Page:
As a youngster, my dream was to live in a Futuro House, the UFO-like prefab homes designed by Matti Surronen and available for purchase new in the late 1960s and early 1970s. Only 100 or so were built around the world but quite a few survive to this day, in varying states of decay. In the video above, urban explorer The Unknown Cameraman visits Futuro Houses in New Jersey. You can also see many more photos of these otherworldly abodes at Cult of Weird.
It’s been four years since Cory posted a supercut of video game bathrooms, but the industry hasn’t been slacking since. Curious Reviewers posted a series collecting the typically revolting, sometimes deluxe, always weirdly spacious virtual pissoirs of videogaming. Here are the three episodes, in reverse chronological order. Note that many of the clips show nudity, […]
Atlas Obscura has rounded-up seven different libraries that offer online virtual tours.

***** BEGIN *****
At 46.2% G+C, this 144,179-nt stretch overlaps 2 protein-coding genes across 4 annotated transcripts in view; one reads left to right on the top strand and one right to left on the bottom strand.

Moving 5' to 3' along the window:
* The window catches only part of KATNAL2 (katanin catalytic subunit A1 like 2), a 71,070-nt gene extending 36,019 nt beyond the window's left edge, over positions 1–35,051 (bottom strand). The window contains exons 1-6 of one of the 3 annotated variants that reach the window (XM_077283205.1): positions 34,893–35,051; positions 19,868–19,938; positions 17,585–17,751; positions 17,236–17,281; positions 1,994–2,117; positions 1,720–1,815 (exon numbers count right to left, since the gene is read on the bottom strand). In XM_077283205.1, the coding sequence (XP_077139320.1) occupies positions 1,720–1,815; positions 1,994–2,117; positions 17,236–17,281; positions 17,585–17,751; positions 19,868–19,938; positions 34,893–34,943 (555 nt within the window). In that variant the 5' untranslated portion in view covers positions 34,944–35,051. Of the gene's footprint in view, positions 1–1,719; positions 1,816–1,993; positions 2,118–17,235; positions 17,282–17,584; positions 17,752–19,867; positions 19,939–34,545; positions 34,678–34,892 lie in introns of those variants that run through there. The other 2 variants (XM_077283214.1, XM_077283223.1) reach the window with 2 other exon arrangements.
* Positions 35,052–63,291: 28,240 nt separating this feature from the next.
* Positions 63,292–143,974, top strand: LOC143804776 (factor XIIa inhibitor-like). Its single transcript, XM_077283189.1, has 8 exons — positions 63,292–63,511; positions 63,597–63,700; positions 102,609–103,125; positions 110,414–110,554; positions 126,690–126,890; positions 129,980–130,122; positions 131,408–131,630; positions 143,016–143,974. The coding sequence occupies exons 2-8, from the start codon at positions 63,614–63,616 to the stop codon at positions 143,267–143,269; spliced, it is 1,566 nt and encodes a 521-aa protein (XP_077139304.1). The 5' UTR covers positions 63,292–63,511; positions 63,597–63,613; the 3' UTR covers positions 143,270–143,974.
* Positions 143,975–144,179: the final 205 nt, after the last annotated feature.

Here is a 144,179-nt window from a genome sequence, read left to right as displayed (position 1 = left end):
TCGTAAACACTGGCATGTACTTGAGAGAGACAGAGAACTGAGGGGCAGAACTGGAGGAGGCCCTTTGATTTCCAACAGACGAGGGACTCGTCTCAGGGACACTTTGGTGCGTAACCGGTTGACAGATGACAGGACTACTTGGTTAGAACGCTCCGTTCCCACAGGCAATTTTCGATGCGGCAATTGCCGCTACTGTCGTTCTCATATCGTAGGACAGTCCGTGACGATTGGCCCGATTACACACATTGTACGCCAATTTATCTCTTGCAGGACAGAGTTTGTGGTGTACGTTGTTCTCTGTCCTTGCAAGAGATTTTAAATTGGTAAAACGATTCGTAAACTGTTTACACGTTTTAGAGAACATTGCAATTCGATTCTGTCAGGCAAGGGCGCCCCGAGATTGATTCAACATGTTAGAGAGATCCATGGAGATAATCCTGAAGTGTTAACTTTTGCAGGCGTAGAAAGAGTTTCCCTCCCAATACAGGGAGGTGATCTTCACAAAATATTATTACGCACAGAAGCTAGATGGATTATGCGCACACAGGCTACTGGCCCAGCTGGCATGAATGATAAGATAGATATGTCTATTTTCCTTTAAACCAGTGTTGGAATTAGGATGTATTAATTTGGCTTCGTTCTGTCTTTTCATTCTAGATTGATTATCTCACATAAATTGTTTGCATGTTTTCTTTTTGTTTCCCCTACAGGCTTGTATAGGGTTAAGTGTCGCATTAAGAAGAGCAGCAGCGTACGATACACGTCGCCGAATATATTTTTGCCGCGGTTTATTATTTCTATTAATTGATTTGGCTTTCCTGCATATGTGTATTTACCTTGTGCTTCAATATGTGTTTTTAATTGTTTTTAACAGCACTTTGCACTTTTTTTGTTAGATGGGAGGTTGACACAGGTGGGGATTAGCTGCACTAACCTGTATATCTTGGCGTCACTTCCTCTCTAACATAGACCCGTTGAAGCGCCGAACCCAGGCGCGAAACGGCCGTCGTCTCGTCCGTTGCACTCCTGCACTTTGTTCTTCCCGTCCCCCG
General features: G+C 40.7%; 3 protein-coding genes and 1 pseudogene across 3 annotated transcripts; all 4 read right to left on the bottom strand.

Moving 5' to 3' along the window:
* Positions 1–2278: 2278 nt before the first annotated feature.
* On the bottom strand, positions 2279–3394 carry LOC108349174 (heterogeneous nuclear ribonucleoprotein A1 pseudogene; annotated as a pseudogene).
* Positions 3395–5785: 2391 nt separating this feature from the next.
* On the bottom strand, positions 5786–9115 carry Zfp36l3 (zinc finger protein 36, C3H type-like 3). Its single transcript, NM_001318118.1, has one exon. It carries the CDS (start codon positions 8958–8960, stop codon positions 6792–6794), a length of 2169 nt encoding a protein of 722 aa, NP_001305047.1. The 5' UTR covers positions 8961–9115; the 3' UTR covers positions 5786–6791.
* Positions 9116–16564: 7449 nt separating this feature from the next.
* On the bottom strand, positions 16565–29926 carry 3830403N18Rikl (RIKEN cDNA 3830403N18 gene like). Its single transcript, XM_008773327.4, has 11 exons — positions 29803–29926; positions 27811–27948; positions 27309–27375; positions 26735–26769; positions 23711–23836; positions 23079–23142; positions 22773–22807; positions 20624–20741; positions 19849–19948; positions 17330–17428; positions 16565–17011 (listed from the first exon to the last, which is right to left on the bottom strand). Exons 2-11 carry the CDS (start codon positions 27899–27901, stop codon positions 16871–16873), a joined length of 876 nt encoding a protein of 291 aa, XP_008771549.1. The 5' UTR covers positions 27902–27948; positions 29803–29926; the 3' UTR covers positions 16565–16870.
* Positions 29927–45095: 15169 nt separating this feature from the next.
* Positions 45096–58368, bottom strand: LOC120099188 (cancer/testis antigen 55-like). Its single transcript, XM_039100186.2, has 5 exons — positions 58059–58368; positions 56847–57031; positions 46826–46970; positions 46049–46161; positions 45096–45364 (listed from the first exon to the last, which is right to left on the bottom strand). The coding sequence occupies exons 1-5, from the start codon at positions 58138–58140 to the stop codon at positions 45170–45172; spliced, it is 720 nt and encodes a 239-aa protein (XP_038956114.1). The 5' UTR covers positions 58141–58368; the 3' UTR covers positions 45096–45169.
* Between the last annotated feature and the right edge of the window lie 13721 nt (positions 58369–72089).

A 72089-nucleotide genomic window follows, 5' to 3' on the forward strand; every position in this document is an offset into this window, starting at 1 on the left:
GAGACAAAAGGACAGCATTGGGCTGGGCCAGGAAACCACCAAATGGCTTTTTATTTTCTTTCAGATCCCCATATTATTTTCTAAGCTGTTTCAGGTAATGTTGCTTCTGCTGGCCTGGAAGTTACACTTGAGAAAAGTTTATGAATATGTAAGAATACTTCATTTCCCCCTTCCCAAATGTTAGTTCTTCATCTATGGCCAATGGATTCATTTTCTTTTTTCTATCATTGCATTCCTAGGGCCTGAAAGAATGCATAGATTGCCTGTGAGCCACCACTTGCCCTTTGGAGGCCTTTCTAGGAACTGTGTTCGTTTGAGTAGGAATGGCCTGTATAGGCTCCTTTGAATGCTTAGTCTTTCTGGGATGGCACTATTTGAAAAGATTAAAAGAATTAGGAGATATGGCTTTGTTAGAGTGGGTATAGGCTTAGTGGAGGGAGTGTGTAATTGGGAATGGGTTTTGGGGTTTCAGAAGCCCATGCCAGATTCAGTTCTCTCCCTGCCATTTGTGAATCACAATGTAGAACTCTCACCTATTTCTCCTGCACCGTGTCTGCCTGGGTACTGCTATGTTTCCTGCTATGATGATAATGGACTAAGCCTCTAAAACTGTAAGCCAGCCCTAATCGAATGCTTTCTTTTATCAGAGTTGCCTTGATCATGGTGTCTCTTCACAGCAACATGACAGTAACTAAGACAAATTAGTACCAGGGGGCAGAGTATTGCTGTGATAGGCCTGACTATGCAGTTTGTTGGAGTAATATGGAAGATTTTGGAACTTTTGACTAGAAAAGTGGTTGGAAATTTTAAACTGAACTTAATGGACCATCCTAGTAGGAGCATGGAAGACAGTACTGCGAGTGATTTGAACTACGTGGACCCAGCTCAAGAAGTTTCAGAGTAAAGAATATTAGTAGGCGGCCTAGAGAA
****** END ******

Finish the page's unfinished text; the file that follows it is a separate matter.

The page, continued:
The #WrightVirtualVisits initiative is a social media collaboration between the Frank Lloyd Wright Building Conservancy, the Frank Lloyd Wright Foundation, and Unity Temple Restoration Foundation. Over the coming weeks, every Thursday at 12 pm CST, these Wright organizations will be posting to their Instagram accounts short-segment tours of a different Wright-designed house. So, you’ll get […]
A guy on the Apple discussion forum started a thread titled, “Why do your Charger Cables have the lifespan of a housefly?” That question is probably enough to elicit a whole bunch of head nods from virtually everyone reading this, whether you’re an iPhone user, an Android owner or have virtually any device that needs […]
For all their power and capabilities, image editing software isn’t like sitting down to play a video game. You aren’t there to have fun. You’re likely looking to make a few minor tweaks to an image to make it ready to be shared, then you move on with satisfaction in a job well done. If […]
This is truly a golden age for fans of a big ginormous TV screen. Not too long ago, to buy a television over 40 inches usually meant wheeling one of those massive Mitsubishi or Toshiba projection monoliths into your home, consuming a vast portion of any room at a cost of potentially $7,000 to $8,000. […]